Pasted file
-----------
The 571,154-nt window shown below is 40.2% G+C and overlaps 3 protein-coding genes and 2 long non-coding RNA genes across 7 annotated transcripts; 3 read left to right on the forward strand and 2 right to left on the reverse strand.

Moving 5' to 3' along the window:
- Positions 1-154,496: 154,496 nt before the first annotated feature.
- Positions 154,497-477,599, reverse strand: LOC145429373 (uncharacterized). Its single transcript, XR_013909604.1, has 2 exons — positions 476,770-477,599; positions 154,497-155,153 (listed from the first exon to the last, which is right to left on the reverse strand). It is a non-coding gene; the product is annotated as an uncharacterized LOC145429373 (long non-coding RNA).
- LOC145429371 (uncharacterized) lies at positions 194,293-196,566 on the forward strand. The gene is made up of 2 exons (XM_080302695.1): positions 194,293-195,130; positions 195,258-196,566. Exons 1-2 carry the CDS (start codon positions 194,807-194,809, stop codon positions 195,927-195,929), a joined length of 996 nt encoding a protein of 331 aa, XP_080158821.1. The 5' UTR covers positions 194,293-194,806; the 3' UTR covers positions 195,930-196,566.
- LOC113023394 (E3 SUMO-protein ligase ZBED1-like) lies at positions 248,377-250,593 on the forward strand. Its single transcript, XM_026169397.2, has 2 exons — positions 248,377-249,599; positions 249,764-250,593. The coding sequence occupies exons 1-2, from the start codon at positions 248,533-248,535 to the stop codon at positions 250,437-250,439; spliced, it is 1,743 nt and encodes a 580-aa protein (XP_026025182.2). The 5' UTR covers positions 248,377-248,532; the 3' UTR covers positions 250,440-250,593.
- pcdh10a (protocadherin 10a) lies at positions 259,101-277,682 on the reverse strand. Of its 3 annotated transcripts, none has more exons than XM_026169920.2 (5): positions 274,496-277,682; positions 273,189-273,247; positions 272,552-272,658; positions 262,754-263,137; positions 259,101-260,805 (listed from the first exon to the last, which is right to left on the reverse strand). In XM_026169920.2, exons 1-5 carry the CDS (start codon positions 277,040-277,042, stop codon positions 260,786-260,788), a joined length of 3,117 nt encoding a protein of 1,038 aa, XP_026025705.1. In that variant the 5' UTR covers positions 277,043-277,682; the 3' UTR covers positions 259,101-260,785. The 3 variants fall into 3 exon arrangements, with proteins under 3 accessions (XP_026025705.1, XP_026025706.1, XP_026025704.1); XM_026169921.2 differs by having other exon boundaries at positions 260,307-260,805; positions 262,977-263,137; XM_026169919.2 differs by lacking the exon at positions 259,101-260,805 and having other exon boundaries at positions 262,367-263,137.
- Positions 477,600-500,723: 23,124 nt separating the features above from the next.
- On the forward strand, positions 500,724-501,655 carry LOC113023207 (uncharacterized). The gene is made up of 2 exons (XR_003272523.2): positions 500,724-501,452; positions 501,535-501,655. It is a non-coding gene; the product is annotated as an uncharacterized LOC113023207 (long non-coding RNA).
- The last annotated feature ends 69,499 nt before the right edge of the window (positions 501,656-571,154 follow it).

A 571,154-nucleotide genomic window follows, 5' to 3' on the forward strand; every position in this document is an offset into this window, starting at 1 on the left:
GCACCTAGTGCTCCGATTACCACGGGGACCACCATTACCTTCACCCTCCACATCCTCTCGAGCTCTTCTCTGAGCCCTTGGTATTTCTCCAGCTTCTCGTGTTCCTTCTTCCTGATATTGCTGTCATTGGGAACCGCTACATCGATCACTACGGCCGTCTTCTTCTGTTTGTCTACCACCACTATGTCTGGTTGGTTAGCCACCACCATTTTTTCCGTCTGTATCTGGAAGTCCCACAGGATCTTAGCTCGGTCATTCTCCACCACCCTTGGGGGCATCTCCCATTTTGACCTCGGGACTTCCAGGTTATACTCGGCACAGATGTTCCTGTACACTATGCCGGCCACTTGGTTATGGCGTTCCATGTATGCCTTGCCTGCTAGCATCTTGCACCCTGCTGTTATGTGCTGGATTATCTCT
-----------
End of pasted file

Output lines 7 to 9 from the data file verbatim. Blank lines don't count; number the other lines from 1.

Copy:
- pcdh10a (protocadherin 10a) lies at positions 259,101-277,682 on the reverse strand. Of its 3 annotated transcripts, none has more exons than XM_026169920.2 (5): positions 274,496-277,682; positions 273,189-273,247; positions 272,552-272,658; positions 262,754-263,137; positions 259,101-260,805 (listed from the first exon to the last, which is right to left on the reverse strand). In XM_026169920.2, exons 1-5 carry the CDS (start codon positions 277,040-277,042, stop codon positions 260,786-260,788), a joined length of 3,117 nt encoding a protein of 1,038 aa, XP_026025705.1. In that variant the 5' UTR covers positions 277,043-277,682; the 3' UTR covers positions 259,101-260,785. The 3 variants fall into 3 exon arrangements, with proteins under 3 accessions (XP_026025705.1, XP_026025706.1, XP_026025704.1); XM_026169921.2 differs by having other exon boundaries at positions 260,307-260,805; positions 262,977-263,137; XM_026169919.2 differs by lacking the exon at positions 259,101-260,805 and having other exon boundaries at positions 262,367-263,137.
- Positions 477,600-500,723: 23,124 nt separating the features above from the next.
- On the forward strand, positions 500,724-501,655 carry LOC113023207 (uncharacterized). The gene is made up of 2 exons (XR_003272523.2): positions 500,724-501,452; positions 501,535-501,655. It is a non-coding gene; the product is annotated as an uncharacterized LOC113023207 (long non-coding RNA).